It is forming a circle of love that gathers in the whole family.

It is doing things for each other, not in the attitude
of duty or sacrifice, but in the spirit of joy.

It is speaking words of appreciation
and demonstrating gratitude in thoughtful ways.

It is not looking for perfection in each other.
It is cultivating flexibility, patience,
understanding and a sense of humor.

It is having the capacity to forgive and forget.

It is giving each other an atmosphere in which each can grow.

It is finding room for the things of the spirit.
It is a common search for the good and the beautiful.

It is establishing a relationship in which the independence is equal,
dependence is mutual and the obligation is reciprocal.

It is not only marrying the right partner, it is being the right partner.

It is discovering what marriage can be, at its best.

Mum read a piece she had been saving since before I was born.

A recipe called Bride’s Cake from a 1920’s cookery book.

It’s safe to say there wasn’t a dry eye in the house!

And finally Harry shared advice from someone very dear to us, who couldn’t be there.

What I Learned About Love, I Learned From My Dog.

Never pass up the opportunity to go for a joy ride together. Allow the experience of fresh air and the wind in your face to be pure ecstasy.
When loved ones come home always run to greet them.
When you want treats, practice obedience.
Let others know when they’ve invaded your territory.
Take naps together and stretch before rising.
Run, romp and play daily.
Be loyal.
If what you want lies buried, dig until you find it.
When someone is having a bad day, be silent, sit close by and nuzzle them gently.
Thrive on the attention and let people touch you.
Avoid biting, when a simple growl will do.
When you’re happy, dance around and wag your entire body.
No matter how often you’re scolded, don’t buy into the guilt thing and pout…
Run right back and make friends.
Delight in the simple joy of a long walk together.
Love each other unconditionally.

On behalf of Custard.

Finally, it was time to make our vows.

Mine…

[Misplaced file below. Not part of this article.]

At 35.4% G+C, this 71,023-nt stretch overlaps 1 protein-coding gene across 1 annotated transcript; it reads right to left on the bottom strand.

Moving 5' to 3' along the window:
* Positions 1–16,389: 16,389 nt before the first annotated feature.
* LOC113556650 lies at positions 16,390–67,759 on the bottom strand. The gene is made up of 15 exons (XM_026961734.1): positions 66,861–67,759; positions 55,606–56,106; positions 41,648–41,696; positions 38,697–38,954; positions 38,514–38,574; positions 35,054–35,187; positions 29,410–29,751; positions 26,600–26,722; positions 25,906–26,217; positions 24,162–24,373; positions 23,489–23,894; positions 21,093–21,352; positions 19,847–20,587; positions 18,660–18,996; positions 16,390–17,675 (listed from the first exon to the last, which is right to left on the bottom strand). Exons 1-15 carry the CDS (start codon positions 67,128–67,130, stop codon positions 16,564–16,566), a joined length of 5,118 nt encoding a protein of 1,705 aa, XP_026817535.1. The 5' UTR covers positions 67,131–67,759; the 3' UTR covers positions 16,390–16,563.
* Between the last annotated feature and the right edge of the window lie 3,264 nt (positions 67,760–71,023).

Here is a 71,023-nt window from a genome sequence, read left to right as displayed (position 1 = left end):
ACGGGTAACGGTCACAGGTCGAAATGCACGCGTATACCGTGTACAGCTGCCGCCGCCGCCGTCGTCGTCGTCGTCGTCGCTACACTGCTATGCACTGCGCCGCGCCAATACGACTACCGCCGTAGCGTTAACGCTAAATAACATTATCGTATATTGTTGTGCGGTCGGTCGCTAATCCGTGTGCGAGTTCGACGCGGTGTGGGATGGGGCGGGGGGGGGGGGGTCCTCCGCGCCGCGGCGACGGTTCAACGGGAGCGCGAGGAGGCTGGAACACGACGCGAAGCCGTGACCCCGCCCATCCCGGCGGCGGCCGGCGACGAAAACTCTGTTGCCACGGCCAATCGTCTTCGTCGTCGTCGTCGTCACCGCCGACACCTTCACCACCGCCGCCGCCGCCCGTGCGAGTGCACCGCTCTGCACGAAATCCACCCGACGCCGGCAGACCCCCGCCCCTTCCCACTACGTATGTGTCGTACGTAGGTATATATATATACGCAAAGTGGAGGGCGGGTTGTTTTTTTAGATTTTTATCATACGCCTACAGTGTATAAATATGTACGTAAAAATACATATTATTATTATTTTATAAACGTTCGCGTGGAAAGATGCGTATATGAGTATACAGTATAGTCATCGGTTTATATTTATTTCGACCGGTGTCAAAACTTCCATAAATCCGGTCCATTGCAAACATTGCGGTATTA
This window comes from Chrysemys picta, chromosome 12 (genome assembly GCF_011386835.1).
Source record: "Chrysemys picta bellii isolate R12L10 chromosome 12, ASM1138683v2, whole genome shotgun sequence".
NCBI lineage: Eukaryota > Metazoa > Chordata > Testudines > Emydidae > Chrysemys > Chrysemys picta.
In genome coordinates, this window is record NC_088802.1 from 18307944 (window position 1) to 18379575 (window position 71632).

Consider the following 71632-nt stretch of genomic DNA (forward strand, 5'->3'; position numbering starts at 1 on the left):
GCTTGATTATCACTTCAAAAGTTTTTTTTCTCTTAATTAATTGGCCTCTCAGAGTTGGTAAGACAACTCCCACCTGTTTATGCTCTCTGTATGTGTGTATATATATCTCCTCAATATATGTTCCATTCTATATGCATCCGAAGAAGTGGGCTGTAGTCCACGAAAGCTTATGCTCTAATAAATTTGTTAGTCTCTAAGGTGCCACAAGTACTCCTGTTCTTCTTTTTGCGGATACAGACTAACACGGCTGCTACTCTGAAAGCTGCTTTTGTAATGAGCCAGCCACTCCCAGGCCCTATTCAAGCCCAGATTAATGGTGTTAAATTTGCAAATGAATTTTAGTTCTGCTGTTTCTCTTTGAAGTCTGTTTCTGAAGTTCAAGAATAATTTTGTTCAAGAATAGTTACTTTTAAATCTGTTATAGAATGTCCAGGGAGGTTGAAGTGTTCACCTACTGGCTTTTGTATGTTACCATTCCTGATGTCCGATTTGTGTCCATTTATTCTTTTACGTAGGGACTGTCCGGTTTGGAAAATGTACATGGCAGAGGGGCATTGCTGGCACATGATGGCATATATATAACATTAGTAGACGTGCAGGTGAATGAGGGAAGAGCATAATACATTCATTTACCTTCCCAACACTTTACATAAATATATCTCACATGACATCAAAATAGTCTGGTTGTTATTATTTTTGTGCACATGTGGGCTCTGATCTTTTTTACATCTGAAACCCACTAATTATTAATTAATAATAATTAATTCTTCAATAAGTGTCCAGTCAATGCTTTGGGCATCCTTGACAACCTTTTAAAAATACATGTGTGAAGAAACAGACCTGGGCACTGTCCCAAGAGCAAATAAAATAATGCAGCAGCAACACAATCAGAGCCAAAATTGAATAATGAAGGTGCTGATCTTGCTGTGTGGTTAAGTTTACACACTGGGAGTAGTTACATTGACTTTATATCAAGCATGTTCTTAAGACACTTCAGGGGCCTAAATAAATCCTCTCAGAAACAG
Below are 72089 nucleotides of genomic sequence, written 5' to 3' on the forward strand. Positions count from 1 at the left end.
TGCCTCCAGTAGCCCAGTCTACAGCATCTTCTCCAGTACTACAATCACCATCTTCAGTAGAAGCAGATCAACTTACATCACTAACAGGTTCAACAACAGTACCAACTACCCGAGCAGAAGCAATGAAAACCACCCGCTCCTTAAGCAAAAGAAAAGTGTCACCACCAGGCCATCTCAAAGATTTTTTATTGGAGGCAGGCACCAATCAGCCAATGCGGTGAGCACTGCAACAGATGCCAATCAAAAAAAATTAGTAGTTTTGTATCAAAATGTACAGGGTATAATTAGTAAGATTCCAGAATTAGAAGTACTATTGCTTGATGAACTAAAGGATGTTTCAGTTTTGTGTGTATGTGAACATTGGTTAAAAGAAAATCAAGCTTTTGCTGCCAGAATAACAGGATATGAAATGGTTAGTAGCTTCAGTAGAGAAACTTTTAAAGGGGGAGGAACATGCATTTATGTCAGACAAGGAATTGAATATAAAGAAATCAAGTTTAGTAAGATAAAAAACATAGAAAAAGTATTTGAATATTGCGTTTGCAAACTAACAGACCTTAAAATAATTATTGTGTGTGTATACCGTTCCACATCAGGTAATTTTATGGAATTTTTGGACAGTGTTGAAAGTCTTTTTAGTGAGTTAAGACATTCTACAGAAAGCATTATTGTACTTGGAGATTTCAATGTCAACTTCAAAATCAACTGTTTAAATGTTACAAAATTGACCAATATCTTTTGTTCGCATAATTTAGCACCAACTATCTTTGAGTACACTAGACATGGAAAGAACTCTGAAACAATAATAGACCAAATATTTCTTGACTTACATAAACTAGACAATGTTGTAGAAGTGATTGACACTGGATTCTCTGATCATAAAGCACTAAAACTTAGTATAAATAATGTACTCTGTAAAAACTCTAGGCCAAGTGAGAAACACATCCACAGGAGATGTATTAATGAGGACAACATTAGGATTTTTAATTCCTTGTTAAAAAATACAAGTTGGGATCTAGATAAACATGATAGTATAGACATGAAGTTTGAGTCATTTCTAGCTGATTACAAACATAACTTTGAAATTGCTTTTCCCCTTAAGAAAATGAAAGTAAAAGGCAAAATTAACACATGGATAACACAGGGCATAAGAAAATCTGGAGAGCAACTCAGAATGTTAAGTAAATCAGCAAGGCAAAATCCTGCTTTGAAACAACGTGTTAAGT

I choose you
To be yourself
loving what I know of you and trusting who you will become.
I will respect and honor you always and in all ways.
I will be here
When you feel like being quiet
When you need to speak your mind
I will listen
And I will be here
When the laughter turns to crying
Through the winning, losing and trying
We’ll be together
Because I will be here
When the mirror tells us we’re older
I will hold you
And I will be here
To watch you grow
And tell you all the things you are to me.
Remember tonight for it is the beginning of always.

His…
I choose you to be no other than yourself,
loving what I know of you and trusting who you will become.
I will respect and honor you always and in all ways.
With you I pledge to repair one small piece of the world.
I take you to be my wife,
to have and to hold,
in tears and in laughter,
in sickness and in health.
To love and to cherish from this day forward, in this world and the next.
I will be true to the promise I have made
To you and to the One who gave you to me today.

And then my best friend for all of those years, Mr PJ van Sandwijk kissed his bride, and became my husband!

With the formalities taken care of, it was time to celebrate!

There were many congratulations to be told.

A few more tears to be shed and many a hug to be had.

Before descending into the gardens for drinks and nibbles.

Guests sipped on cocktails as waiters circled with trays of Italian classics, Sicilian red prawns, seared tuna with pistachio, meats, cheeses, pastries, sandwiches, arancini, my personal favourite – fried sage leaves. You know me, noone was going to go hungry at my wedding!

The caterers, Padovani Benuzzi completely out-did themselves, everyone I’ve seen since the wedding has exclaimed that the dinner was one of the best they’ve had in Italy. Which is not easy to do for a crowd!

But more on the food later, some of us were far too excited to even think about eating!

The next two hours flew by at light speed. I was far too busy chatting to friends, thanking guests, and sipping cocktails to even notice that my husband was nowhere to be found.

It seems he was doing the same at the other end of the garden, with the other half of the congregation!